At this point, most of us are mobile. Seventy-four percent of us work out of the office at least occasionally, according to one source, but that doesn’t mean we’re all productive. Some mobile employees are very productive. Others are just absent. Here are four characteristics that productive mobile employees have in common.

1. They update their status—almost obsessively

While France is talking about banning work emails after hours, the fact is that we’re always connected. In one survey, 64% of employees say they check email at least once a day outside of regular work hours while 12% of those said they check work email in real time beyond the standard workday. This ability to be constantly connected brings with it responsibility. Coworkers and bosses can’t see what mobile workers are doing, so it’s crucial they remain open about their status and availability. As Jeff Haden at says, “Great remote employees let others know when they won’t be available, and why… and how they can still be contacted in the event of an emergency.”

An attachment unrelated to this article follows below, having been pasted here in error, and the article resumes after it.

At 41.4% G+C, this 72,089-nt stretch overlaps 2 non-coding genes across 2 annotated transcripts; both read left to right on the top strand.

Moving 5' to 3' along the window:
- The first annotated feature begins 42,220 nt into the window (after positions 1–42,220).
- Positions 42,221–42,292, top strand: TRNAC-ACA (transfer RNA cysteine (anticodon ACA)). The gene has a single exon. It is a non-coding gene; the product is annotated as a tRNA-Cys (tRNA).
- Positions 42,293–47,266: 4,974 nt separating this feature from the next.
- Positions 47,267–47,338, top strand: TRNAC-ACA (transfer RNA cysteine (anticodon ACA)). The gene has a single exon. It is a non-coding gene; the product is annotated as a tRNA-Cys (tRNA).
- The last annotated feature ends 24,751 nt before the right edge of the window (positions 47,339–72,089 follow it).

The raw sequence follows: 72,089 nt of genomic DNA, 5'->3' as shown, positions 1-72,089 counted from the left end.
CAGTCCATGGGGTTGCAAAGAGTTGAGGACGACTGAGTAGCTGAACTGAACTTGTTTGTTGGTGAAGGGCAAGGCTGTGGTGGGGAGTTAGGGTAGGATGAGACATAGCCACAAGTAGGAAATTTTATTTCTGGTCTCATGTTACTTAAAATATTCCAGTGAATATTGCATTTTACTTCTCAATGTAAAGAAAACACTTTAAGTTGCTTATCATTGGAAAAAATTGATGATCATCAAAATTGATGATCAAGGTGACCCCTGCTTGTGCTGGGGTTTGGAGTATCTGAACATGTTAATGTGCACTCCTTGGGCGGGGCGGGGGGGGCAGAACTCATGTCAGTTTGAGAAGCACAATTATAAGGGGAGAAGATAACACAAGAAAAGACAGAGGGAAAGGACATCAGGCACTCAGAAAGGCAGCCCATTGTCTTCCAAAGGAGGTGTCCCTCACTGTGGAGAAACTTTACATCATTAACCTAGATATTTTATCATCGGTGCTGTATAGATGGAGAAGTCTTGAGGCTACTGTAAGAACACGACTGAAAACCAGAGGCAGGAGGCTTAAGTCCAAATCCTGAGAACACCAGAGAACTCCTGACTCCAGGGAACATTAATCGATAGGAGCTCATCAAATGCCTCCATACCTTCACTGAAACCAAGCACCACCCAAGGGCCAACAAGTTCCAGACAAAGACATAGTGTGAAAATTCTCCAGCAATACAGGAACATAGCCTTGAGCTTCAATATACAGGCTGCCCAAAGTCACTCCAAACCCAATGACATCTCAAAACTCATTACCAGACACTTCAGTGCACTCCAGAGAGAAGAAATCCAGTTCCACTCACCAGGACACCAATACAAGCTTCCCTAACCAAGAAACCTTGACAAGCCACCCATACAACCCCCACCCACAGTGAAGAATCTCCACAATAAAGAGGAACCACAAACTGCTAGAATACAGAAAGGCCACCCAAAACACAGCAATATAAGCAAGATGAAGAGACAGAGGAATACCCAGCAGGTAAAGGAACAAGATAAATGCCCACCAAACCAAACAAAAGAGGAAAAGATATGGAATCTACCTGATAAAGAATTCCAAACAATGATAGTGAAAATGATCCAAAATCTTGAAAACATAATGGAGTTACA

2. They use lots of different apps

Mobile employees go out and get what they need. This has created “shadow IT,” or IT projects that the IT department doesn’t know about. Shadow IT can be a big pain for IT departments. It can also make mobile employees very productive. This is why 66 percent of enterprises are discussing a corporate app store. They want to support mobile productivity in a way their IT departments can handle. Whether your organization is ready to support an app store or not, don’t expect application proliferation to slow down. The online app market is likely to be worth US$25 billion by 2015.

3. They focus on results

Mobile employees don’t get the chance to build the same kind of personal relationships other employees do. That’s one reason some organizations force employees to come in to the office. The positive side to this is that mobile employees learn to provide value very efficiently and regularly. They have to become more result-oriented. Often, they have metrics that can demonstrate the worth of their performance.

4. They’re younger… right?